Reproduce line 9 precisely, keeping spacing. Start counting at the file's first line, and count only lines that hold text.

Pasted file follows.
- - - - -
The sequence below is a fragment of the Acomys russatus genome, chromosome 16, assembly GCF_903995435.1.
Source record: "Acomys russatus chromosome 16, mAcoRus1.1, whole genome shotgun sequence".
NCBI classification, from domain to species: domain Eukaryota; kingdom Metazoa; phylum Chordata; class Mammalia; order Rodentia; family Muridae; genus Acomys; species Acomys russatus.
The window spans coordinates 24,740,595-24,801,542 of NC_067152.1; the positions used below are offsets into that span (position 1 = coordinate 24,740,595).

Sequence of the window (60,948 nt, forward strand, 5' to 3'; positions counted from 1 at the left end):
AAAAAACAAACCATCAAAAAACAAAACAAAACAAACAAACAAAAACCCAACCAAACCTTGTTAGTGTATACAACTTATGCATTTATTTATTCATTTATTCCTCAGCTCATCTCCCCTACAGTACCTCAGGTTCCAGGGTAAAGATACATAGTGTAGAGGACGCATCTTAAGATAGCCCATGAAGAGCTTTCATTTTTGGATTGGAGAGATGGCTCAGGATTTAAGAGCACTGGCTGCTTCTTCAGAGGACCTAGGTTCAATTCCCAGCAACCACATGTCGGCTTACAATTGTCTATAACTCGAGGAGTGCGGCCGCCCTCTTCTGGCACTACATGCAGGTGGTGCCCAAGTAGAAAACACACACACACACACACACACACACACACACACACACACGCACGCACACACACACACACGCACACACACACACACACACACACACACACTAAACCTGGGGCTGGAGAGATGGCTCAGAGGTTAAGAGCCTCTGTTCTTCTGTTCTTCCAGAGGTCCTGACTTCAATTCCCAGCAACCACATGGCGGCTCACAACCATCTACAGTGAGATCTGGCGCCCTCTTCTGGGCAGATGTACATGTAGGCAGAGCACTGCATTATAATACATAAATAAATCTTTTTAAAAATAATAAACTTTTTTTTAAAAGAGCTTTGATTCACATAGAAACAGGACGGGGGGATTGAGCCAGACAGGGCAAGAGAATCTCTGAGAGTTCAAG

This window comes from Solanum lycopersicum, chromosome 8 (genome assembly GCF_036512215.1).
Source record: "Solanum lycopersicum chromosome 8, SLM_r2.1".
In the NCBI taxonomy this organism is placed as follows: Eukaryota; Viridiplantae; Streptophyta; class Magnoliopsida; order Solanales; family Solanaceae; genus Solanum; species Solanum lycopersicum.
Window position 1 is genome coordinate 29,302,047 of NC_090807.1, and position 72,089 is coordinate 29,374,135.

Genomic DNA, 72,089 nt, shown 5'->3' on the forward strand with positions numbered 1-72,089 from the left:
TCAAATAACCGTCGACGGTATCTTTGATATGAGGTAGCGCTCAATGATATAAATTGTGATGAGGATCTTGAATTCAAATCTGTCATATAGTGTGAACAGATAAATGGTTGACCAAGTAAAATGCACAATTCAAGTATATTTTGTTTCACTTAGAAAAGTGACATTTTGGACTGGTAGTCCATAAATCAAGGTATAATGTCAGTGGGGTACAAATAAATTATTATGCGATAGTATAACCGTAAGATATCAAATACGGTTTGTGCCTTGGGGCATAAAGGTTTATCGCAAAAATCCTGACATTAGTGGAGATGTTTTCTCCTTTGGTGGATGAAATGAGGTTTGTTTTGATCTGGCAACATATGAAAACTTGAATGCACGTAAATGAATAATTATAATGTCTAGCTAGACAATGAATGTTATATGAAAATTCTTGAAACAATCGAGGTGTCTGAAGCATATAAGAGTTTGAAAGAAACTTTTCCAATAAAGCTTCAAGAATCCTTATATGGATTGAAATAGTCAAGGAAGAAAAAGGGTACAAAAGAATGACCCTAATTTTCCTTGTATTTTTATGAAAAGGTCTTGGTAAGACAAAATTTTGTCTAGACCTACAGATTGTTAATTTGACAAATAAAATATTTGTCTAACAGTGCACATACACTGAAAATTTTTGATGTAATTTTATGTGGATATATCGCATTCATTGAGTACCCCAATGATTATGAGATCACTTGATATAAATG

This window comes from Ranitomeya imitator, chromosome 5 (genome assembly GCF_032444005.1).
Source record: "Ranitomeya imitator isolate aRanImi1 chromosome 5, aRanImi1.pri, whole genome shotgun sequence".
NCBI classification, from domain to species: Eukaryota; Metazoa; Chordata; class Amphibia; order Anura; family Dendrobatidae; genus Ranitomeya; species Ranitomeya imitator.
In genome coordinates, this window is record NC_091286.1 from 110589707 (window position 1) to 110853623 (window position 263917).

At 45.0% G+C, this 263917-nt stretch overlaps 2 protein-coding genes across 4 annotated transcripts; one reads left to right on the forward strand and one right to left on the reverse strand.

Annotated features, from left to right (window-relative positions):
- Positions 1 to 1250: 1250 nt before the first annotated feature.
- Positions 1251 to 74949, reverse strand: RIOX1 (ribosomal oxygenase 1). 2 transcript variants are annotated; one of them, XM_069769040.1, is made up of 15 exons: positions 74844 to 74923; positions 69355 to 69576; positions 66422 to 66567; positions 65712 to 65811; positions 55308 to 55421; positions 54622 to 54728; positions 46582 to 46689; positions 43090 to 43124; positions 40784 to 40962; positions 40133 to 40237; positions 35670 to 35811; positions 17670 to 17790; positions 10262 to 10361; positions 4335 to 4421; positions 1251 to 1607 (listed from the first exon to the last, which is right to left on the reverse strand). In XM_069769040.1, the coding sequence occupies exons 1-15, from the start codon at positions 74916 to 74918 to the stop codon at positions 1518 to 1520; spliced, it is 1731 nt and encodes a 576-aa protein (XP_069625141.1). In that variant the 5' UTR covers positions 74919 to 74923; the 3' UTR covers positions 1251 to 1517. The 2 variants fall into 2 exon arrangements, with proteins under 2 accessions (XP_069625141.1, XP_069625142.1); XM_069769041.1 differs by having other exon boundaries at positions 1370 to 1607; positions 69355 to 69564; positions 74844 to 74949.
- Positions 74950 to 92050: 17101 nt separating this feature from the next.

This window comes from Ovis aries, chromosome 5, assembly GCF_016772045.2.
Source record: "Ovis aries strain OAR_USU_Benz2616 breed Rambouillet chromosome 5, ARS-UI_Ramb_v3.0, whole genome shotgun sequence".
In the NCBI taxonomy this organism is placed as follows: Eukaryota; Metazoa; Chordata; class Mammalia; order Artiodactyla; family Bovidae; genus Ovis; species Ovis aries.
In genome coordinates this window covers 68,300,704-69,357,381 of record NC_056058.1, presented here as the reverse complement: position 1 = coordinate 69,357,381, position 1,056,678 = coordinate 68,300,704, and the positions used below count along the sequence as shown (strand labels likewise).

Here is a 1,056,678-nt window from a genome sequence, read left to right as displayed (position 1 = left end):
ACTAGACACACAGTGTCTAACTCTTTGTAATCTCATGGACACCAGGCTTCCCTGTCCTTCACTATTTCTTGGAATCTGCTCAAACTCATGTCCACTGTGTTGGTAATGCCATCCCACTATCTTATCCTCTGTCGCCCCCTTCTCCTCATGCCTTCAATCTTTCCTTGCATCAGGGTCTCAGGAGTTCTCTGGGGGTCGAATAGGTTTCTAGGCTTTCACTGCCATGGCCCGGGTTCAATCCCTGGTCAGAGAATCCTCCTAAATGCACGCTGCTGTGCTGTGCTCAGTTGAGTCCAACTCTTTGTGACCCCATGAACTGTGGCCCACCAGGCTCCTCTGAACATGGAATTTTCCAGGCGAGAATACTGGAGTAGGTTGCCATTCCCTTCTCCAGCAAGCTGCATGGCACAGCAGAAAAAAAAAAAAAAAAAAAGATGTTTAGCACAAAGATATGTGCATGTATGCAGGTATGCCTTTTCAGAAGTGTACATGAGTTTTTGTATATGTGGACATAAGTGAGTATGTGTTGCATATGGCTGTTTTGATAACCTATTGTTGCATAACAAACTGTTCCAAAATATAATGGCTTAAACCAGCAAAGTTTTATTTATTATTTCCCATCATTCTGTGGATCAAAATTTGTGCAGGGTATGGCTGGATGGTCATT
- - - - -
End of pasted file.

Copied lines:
In the NCBI taxonomy this organism is placed as follows: Eukaryota; Viridiplantae; Streptophyta; class Magnoliopsida; order Solanales; family Solanaceae; genus Solanum; species Solanum lycopersicum.